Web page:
What it does: Splits words using HTML comments, pairs of zero width tags, or bogus tags.

Examples from the wild:

  • milli<!– xe64 –>onaire
  • Fi</n>nd N</n>ew </n>Fri</n>end</n>s
  • Vi<b></b>agra
  • F<XYZ>r<XXYA>ee


What it does: Inserts a piece of current news in a bogus HTML tag.
Example: <Despite statements last week from chief U.N. inspector Hans Blix that full cooperation was expected from Iraq, Iraqi Foreign Minister Naji Sabri lashed out at the United Nations in a 19-page letter to Secretary- General Kofi Annan written in Arabic. In it, Sabri repeated previous claims that Iraq has no weapons of mass destruction and that the inspections are just a false pretense for the United States and Britain to attack his country. Sabri assailed U.N. Security Council resolution 1441, adopted November 8, that called for Iraq to give immediate, unfettered access to weapons inspectors. Iraq “is being subjected to terrorism for more than 30 years from international and regional powers,” he wrote. “And Iraq’s under a daily aggression represented in the terrorism of the U.S. and Britain through the imposition of the no-fly zones.” Iraq has shot at U.S. and British aircraft repeatedly in the no-fly zones since they were established after the Persian Gulf War, and coalition aircraft have fired on Iraqi bases in response. In the most recent action, coalition aircraft struck a mobile radar system Saturday in the southern no-fly zone, according to the U.S. Central Command. The Iraqi News Agency said the aircraft fired on civilian and service facilities. After Iraq fired on U.S. and British planes last week, U.S. officials said the attacks constituted a “material breach” of Resolution 1441, which could trigger a meeting of the U.N. Security Council at which the United States could call for military action against Iraq>

Hidden Form Field

What it does: Hiding text by placing it in the name of a hidden form field

Example: Get The <font color=”#FF0000″> LOWE<input type=”hidden” name=gfrtde>ST PR<input type=”hidden” name=zawsxd>ICE </font> On Your N<input type=”hidden” name=plkmju>ew Car September 15, 2003: Another example came in from Darren J. Young that uses the value tag and fills it with a phrase from current events: <input type=hidden value=”The Los Angeles Film Critics on Saturday picked ‘About Schmidt,’ the drama starring Jack Nicholson, as the year’s top movie, splitting the two major critics’ awards so far as the 2002 Hollywood movie awards season heads into a pivotal week with more honors ahead.”>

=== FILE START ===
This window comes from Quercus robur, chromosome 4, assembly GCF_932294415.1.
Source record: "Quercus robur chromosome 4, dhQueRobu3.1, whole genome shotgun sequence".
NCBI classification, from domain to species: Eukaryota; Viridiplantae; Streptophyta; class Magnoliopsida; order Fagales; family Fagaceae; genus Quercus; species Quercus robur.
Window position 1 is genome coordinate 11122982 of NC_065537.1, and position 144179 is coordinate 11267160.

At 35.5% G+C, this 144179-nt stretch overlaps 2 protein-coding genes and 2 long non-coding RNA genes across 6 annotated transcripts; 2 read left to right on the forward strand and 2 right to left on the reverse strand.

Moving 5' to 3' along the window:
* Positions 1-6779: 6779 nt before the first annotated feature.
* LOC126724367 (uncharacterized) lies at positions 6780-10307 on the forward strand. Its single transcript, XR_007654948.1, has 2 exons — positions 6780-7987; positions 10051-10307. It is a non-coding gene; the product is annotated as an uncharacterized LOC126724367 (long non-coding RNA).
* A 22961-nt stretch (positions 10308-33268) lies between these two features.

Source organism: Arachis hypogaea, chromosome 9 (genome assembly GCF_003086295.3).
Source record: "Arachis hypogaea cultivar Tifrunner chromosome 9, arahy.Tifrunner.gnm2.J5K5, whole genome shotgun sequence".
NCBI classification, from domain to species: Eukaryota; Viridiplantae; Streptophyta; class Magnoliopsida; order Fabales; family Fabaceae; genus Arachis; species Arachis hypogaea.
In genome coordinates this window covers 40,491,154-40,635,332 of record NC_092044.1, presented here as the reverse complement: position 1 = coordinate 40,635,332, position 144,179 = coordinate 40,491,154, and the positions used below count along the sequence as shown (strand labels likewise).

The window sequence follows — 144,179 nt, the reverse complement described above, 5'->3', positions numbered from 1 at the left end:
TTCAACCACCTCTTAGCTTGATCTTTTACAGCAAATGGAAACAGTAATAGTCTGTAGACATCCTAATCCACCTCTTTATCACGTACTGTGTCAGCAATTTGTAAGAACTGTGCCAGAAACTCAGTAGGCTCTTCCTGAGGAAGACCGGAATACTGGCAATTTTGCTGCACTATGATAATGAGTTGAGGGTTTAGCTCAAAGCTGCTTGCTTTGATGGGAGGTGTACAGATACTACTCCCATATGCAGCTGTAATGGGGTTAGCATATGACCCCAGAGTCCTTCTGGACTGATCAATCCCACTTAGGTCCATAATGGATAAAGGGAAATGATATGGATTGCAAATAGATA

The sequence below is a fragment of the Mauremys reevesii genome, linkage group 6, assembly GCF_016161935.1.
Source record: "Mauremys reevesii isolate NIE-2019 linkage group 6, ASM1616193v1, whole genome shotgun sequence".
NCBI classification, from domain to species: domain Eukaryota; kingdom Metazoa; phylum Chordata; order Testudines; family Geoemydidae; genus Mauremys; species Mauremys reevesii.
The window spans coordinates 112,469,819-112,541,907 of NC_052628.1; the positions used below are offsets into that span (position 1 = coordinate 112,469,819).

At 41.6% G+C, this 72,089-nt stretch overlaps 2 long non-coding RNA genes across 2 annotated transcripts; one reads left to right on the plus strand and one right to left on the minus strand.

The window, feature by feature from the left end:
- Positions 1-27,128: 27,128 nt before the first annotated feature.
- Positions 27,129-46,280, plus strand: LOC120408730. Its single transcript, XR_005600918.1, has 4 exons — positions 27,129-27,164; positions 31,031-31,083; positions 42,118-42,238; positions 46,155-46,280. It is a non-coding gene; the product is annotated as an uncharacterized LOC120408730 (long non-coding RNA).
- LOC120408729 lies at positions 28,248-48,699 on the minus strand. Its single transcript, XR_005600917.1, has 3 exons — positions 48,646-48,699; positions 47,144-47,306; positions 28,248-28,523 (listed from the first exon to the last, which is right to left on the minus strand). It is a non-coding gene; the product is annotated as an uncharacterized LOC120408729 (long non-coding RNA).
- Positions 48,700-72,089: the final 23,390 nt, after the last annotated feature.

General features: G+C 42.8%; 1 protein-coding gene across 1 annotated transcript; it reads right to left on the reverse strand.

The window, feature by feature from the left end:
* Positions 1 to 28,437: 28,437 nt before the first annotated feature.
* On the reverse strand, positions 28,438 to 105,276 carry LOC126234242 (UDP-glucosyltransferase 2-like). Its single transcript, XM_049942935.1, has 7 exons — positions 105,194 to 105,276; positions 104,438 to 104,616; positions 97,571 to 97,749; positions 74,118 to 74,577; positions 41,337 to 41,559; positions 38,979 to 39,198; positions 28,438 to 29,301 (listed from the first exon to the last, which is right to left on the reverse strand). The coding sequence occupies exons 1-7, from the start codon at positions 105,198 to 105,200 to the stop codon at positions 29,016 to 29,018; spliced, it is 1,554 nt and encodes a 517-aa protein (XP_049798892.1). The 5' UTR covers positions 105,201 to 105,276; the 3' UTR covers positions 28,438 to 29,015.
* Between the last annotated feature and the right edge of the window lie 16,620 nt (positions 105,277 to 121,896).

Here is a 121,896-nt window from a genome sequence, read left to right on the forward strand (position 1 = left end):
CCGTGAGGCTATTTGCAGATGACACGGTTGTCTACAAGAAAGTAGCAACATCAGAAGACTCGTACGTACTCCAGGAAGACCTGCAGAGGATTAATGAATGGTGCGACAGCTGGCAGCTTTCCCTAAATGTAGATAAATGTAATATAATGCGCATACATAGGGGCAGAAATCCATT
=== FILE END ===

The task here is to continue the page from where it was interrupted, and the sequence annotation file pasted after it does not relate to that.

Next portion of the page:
What it does: Uses HTML entities instead of letters.

Example: &#87;&#97;tc&#104; &#68;ogs &#115;&#108;u&#114;p&#32;you &#110;&#103; &#103;&#105;&#114;&#108;&#115;&#32;p&#117;s&#115;


What it does: Keeps HTML body of email in a Javascript that fires when the email is opened.


What it does: The entire email consists of a small HTML page with an image enclosed in a single hyperlink.

Example: <html>
<img src=”http://www.your-info-station.com/Sla/chalkboard.gif”>
<div><a href=”http://www.your-info-station.com/Sla/eb.php?x=52c”>
<img src=”http://www.your-info-station.com/Sla/pitch.gif”>
</a></html> April 29, 2003: Scott Schram points out that some instances of this are being sent with valid but unrelated text before and after the image.


Ratware – Is software that spammers use to automate spam campaigns, coordinate spam services, and generate, send and track spam messages.

What it does: Many spammers use sophisticated ratware to randomize the content of each campaign. This is done to fight content-based checks by making messages unique. Spammers create these messages by adding template variables to the message. The ratware then replaces the templates with content.

Adding Odd Words in Subject Fields

What it does: Adds a legitimate, but odd, word at the far right of the subject line (typically preceded by lots of spaces and tabs). The word is designed to poison a Bayesian filter and alter the spam’s hash value.

Example: Subject: FEATURED IN MAJOR MAGAZINES algorithmic

Two Part Message

What it does: Sends two-part MIME document. The text/plain part contains bogus text. The text/html part contains the spam message.
Example: ——=_NextPart_001_2D3DF_01C29D73.26716240
Content-Type: text/plain;
The modes of letting vacant farms, the duty of supplying buildings and permanent improvements, and the form in which rent is to be received, have all been carefully discussed in the older financial treatises. Most of these questions belong to practical administration, and are, moreover, not of great interest in modern times. Certain plain rules, may, however, be stated. The claims of successors to the late tenant should not be overlooked; it is better for the tenure to be continued without break, and therefore the question of new letting ought rarely to occur.
Content-Type: text/html;
<p><b><font face=Arial>Now is the perfect time to get a mortgage, and we have a simple and free way for you to get started.</font></b></td> September 15, 2003: This trick seems to be getting more common.